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  • Annual wellness exam for physical exam, fecal, and bloodwork baseline testing
  • Pre and post brumation (hibernation) wellness exams
  • Not eating or pooping for over a week
  • Open mouth breathing or noise while breathing
  • Diarrhea, blood in feces, vomiting, or regurgitation
  • Retained shed, tail rot, redness, swelling, or open wounds of the skin
  • Enlarged eyes, swelling or bleeding of the mouth
  • Any health concerns or questions


Enclosure Sizes

Babies: A 40 gallon (36” L x 18” W x 16” H) or larger enclosure

Adults: A 120 gallon (48” L x 24” W x 24” H) or larger enclosure

Enclosures should have a basking area, hide, and décor to provide enrichment for your uromastyx. Uromastyx are terrestrial reptiles that require more floorspace then vertical space.


Uromastyx are territorial reptiles and should be housed alone unless housed for breeding purposes. Housing together is a risk for injury and fighting that can be harmful to your uromastyx’s health.


Paper towels, tile flooring, shelf liners, and slate floor are all acceptable flooring options. Uromastyx are known to commonly get substrate impactions and caution should and research should be done before choosing a substrate. Particle substates such as “WASHED” playsand and ecoearth topsoil are good options to allow for burrowing and enrichment. Make sure to avoid very fine dust forming consistencies, that can easily produce a lot of irritants. Choose a slightly coarser material that can be misted and let dry when initially placed to help decrease dust particles. Washed playsand has sharp silicates removed and is an acceptable substrate to be used. It is important to monitor hydration and volumes of sand being consumed while on a substrate such as washed playsand or ecoearth. If using a topsoil substrate preforming routine changes every 6 months is recommended and every 12 months when using a washed playsand with weekly fecal sifting on a routine basis.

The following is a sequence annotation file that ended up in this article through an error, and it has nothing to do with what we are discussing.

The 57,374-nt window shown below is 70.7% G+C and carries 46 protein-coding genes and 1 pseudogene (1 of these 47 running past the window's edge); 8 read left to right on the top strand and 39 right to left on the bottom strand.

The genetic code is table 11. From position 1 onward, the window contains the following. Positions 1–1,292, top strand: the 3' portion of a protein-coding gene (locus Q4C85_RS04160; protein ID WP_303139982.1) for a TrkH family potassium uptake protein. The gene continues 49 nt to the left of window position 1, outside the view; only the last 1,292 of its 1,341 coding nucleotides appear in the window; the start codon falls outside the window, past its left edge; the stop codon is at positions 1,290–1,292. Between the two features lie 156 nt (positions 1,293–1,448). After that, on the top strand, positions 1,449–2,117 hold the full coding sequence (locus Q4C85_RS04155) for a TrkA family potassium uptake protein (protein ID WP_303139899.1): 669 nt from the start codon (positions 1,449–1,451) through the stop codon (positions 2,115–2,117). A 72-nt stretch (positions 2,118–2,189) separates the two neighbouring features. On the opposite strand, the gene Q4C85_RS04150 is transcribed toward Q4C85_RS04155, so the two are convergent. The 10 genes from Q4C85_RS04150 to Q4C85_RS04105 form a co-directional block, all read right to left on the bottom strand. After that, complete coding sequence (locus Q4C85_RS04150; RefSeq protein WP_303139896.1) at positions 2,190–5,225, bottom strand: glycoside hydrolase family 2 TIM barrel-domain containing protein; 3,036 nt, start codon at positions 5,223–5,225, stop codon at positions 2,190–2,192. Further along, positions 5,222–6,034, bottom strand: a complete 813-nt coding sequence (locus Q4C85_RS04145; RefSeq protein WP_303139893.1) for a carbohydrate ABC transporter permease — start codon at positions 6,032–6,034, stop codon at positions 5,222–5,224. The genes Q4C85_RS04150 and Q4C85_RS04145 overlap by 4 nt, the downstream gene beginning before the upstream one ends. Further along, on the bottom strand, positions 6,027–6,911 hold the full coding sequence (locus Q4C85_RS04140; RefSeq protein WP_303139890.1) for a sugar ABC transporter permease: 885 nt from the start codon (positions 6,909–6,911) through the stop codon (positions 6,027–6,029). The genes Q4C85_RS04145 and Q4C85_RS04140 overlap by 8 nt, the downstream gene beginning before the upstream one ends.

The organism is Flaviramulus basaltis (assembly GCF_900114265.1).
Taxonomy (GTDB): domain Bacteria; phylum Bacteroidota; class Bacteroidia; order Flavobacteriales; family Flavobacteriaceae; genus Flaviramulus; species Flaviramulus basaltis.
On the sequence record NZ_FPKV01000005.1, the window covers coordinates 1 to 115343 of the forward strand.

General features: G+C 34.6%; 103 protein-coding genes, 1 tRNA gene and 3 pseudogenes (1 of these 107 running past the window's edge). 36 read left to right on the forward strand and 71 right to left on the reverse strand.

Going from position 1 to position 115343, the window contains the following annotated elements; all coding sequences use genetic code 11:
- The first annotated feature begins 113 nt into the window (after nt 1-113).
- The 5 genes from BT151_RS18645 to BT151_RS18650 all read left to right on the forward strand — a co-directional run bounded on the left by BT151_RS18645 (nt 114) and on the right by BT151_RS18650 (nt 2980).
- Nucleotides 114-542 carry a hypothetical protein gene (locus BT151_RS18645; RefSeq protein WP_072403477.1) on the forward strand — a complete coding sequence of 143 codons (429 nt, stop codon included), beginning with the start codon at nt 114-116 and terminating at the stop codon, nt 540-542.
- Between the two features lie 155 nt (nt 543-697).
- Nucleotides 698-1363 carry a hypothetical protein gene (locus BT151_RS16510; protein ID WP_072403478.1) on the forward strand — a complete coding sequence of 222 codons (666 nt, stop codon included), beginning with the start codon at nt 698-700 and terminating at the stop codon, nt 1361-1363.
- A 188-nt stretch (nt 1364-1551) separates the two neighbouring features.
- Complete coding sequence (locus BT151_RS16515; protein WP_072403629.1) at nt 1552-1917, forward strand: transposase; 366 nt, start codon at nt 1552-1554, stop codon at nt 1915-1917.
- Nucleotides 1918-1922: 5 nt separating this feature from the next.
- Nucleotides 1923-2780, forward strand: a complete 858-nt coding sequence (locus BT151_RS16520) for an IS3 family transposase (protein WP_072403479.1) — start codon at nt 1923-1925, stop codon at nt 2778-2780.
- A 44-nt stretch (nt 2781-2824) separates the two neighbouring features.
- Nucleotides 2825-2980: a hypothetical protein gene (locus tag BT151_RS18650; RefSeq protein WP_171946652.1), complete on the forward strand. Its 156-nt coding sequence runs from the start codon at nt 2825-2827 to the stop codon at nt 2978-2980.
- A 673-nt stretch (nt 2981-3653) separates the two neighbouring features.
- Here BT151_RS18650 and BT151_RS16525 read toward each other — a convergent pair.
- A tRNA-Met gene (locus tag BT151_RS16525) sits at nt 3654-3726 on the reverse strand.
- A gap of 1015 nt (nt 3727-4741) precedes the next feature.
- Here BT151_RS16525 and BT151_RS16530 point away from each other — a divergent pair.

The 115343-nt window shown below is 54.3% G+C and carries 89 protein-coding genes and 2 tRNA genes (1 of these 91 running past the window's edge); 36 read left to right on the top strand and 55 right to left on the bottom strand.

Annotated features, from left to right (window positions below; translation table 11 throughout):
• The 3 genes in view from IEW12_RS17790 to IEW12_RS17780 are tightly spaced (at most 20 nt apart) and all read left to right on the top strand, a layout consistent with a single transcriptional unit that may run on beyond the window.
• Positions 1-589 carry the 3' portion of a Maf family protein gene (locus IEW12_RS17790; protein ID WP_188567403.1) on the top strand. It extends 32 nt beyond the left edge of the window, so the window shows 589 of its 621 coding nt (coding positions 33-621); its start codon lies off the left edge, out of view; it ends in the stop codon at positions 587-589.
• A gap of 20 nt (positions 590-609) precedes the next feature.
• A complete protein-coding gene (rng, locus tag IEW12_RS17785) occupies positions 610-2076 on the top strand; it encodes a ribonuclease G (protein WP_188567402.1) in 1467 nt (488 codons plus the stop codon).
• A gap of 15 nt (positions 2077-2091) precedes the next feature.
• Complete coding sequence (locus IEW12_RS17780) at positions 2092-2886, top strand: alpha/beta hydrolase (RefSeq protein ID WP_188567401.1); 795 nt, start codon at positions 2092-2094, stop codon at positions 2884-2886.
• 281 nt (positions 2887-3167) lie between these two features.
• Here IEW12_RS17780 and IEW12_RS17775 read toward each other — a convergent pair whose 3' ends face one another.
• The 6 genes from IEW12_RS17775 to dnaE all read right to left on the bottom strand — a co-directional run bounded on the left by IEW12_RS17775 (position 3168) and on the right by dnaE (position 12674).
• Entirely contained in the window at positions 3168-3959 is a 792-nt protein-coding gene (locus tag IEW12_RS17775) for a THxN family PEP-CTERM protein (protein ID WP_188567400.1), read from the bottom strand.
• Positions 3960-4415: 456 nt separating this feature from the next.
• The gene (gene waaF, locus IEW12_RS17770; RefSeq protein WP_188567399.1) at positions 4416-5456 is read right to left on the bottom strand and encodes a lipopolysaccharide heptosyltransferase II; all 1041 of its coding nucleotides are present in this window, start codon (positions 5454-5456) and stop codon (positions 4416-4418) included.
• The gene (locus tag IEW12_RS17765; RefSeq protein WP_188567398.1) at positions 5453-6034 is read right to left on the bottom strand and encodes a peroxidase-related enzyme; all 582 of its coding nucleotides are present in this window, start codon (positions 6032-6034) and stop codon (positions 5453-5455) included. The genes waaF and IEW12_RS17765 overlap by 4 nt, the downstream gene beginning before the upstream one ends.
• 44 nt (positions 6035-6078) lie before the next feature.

Lighting and Heating

Proper temperatures and lighting are essential for the development, growth, and maintenance of your uromastyx.

Lighting: Uromastyx are a long day basking diurnal desert species. They require a high output UVB lighting for proper vitamin D3 synthesis starting with their skin. Ideal hours of daylight to nightlight range from 10-14 hours of daylight to 10-14 hours of nighttime without lighting. This can be achieved by a timer connected to their lights. UVB lights lose strength over time even though they may still emit light and should be changed every 6 months. Sources of natural sunlight are great for uromastyx when temperatures are in their healthy range. It is important to note that windows and glass block UVB rays, screens and mesh can decrease the UVB strength to your uromastyx. Avoid placing glass enclosures in direct sunlight as this can heat up much higher than anticipated.

Recommended UVB lights include:

T5 Strip Lights:

Arcadia T5 D3+ Reptile Lamp 14% UVB with reflector

Zoomed Reptisun 10.0 UVB T5-HO with reflector

Mercury Vapor Bulbs:

Zoomed Reptisun 160 Watt

MegaRay 160 Watt

Metal Halide:

Osram GmbH Ultravitalux 300W

Heating: Uromastyx are ectotherms or poikilothermous meaning they get their body temperature from the environment. This is key for proper metabolism and digestion of their food as well as overall health and function. During the day your uromastyx should have a basking area that reaches 110-130°F, with a cool side having an ambient air temperature of 80-90°F. During the night ideal temperatures should remain between 70-80°F, avoiding any temperatures below 65°F due to risk of causing digestive issue and other illnesses.

Humidity and Hydration

Humidity and hydration play several important roles in your uromastyx health. Humidity assists in proper shedding and rate of dehydration, but can cause respiratory issues and issues with their tail in particular if too high. Ideal humidity for a uromastyx is 10-40% humidity and should be monitored using a hygrometer inside the enclosure. Most uromastyx won’t drink out of a water dish and prefer to drink from condensation or mist on their body or in the enclosure. To achieve a desired drinking and hydration a night-time fogging with a humidifier or fogger twice a week or an early morning misting can help achieve proper hydration. Naturally uromastyx live in high humidity burrows and simulating this can help maintain proper hydration.